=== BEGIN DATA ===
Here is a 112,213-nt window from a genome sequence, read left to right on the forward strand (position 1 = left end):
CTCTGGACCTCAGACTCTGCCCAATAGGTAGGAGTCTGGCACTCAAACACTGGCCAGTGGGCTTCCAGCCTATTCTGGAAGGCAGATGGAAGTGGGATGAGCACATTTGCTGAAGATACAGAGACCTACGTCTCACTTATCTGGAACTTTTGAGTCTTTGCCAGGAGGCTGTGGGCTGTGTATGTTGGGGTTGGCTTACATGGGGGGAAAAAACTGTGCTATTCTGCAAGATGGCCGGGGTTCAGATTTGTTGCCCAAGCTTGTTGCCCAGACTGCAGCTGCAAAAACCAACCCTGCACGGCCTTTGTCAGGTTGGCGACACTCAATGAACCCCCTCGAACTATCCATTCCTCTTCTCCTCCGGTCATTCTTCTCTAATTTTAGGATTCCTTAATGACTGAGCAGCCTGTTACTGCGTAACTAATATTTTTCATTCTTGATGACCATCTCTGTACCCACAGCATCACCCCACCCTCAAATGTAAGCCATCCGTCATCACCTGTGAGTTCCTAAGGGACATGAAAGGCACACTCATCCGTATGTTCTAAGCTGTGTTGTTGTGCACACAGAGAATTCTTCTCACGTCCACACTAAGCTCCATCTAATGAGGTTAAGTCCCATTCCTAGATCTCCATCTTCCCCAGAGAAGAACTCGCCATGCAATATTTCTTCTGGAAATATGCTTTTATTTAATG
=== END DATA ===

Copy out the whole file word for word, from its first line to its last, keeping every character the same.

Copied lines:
Here is a 112,213-nt window from a genome sequence, read left to right on the forward strand (position 1 = left end):
CTCTGGACCTCAGACTCTGCCCAATAGGTAGGAGTCTGGCACTCAAACACTGGCCAGTGGGCTTCCAGCCTATTCTGGAAGGCAGATGGAAGTGGGATGAGCACATTTGCTGAAGATACAGAGACCTACGTCTCACTTATCTGGAACTTTTGAGTCTTTGCCAGGAGGCTGTGGGCTGTGTATGTTGGGGTTGGCTTACATGGGGGGAAAAAACTGTGCTATTCTGCAAGATGGCCGGGGTTCAGATTTGTTGCCCAAGCTTGTTGCCCAGACTGCAGCTGCAAAAACCAACCCTGCACGGCCTTTGTCAGGTTGGCGACACTCAATGAACCCCCTCGAACTATCCATTCCTCTTCTCCTCCGGTCATTCTTCTCTAATTTTAGGATTCCTTAATGACTGAGCAGCCTGTTACTGCGTAACTAATATTTTTCATTCTTGATGACCATCTCTGTACCCACAGCATCACCCCACCCTCAAATGTAAGCCATCCGTCATCACCTGTGAGTTCCTAAGGGACATGAAAGGCACACTCATCCGTATGTTCTAAGCTGTGTTGTTGTGCACACAGAGAATTCTTCTCACGTCCACACTAAGCTCCATCTAATGAGGTTAAGTCCCATTCCTAGATCTCCATCTTCCCCAGAGAAGAACTCGCCATGCAATATTTCTTCTGGAAATATGCTTTTATTTAATG